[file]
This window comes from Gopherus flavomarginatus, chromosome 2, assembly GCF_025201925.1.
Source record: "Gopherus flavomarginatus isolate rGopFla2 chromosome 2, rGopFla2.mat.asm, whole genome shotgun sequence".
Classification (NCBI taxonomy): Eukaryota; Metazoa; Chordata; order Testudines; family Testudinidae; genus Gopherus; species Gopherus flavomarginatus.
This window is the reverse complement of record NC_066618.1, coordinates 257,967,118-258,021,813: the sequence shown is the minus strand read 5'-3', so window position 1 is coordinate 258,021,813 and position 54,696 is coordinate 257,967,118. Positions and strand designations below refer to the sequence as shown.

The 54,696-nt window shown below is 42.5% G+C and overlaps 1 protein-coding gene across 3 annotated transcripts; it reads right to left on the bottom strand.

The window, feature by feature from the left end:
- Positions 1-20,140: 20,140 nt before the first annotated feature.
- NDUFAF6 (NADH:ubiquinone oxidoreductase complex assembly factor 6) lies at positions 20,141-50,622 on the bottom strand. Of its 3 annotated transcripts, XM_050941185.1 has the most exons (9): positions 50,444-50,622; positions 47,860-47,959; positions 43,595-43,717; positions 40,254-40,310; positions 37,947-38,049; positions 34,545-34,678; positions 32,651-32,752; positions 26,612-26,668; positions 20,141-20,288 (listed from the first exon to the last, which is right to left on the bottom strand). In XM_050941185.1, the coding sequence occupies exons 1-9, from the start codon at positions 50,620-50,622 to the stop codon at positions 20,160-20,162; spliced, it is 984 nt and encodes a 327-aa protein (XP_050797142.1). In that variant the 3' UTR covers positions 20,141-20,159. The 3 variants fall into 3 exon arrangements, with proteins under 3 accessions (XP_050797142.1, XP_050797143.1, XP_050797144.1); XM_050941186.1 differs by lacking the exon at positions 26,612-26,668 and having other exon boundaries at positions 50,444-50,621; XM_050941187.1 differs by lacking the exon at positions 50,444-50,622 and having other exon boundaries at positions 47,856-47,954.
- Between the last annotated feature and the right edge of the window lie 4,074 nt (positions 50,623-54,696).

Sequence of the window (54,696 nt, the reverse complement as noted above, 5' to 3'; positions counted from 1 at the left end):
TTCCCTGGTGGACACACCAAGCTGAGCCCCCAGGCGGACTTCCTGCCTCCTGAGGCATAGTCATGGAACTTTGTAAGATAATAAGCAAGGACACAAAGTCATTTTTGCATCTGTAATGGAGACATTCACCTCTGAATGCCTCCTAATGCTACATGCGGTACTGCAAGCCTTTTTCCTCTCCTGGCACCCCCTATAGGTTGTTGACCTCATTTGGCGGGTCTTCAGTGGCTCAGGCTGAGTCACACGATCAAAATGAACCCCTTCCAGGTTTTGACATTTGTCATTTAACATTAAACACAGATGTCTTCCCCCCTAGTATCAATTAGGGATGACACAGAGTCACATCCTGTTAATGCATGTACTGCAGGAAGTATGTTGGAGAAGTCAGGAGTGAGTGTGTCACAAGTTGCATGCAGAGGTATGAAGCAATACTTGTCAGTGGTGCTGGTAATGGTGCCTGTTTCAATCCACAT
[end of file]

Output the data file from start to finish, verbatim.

This window comes from Gopherus flavomarginatus, chromosome 2, assembly GCF_025201925.1.
Source record: "Gopherus flavomarginatus isolate rGopFla2 chromosome 2, rGopFla2.mat.asm, whole genome shotgun sequence".
Classification (NCBI taxonomy): Eukaryota; Metazoa; Chordata; order Testudines; family Testudinidae; genus Gopherus; species Gopherus flavomarginatus.
This window is the reverse complement of record NC_066618.1, coordinates 257,967,118-258,021,813: the sequence shown is the minus strand read 5'-3', so window position 1 is coordinate 258,021,813 and position 54,696 is coordinate 257,967,118. Positions and strand designations below refer to the sequence as shown.

The 54,696-nt window shown below is 42.5% G+C and overlaps 1 protein-coding gene across 3 annotated transcripts; it reads right to left on the bottom strand.

The window, feature by feature from the left end:
- Positions 1-20,140: 20,140 nt before the first annotated feature.
- NDUFAF6 (NADH:ubiquinone oxidoreductase complex assembly factor 6) lies at positions 20,141-50,622 on the bottom strand. Of its 3 annotated transcripts, XM_050941185.1 has the most exons (9): positions 50,444-50,622; positions 47,860-47,959; positions 43,595-43,717; positions 40,254-40,310; positions 37,947-38,049; positions 34,545-34,678; positions 32,651-32,752; positions 26,612-26,668; positions 20,141-20,288 (listed from the first exon to the last, which is right to left on the bottom strand). In XM_050941185.1, the coding sequence occupies exons 1-9, from the start codon at positions 50,620-50,622 to the stop codon at positions 20,160-20,162; spliced, it is 984 nt and encodes a 327-aa protein (XP_050797142.1). In that variant the 3' UTR covers positions 20,141-20,159. The 3 variants fall into 3 exon arrangements, with proteins under 3 accessions (XP_050797142.1, XP_050797143.1, XP_050797144.1); XM_050941186.1 differs by lacking the exon at positions 26,612-26,668 and having other exon boundaries at positions 50,444-50,621; XM_050941187.1 differs by lacking the exon at positions 50,444-50,622 and having other exon boundaries at positions 47,856-47,954.
- Between the last annotated feature and the right edge of the window lie 4,074 nt (positions 50,623-54,696).

Sequence of the window (54,696 nt, the reverse complement as noted above, 5' to 3'; positions counted from 1 at the left end):
TTCCCTGGTGGACACACCAAGCTGAGCCCCCAGGCGGACTTCCTGCCTCCTGAGGCATAGTCATGGAACTTTGTAAGATAATAAGCAAGGACACAAAGTCATTTTTGCATCTGTAATGGAGACATTCACCTCTGAATGCCTCCTAATGCTACATGCGGTACTGCAAGCCTTTTTCCTCTCCTGGCACCCCCTATAGGTTGTTGACCTCATTTGGCGGGTCTTCAGTGGCTCAGGCTGAGTCACACGATCAAAATGAACCCCTTCCAGGTTTTGACATTTGTCATTTAACATTAAACACAGATGTCTTCCCCCCTAGTATCAATTAGGGATGACACAGAGTCACATCCTGTTAATGCATGTACTGCAGGAAGTATGTTGGAGAAGTCAGGAGTGAGTGTGTCACAAGTTGCATGCAGAGGTATGAAGCAATACTTGTCAGTGGTGCTGGTAATGGTGCCTGTTTCAATCCACAT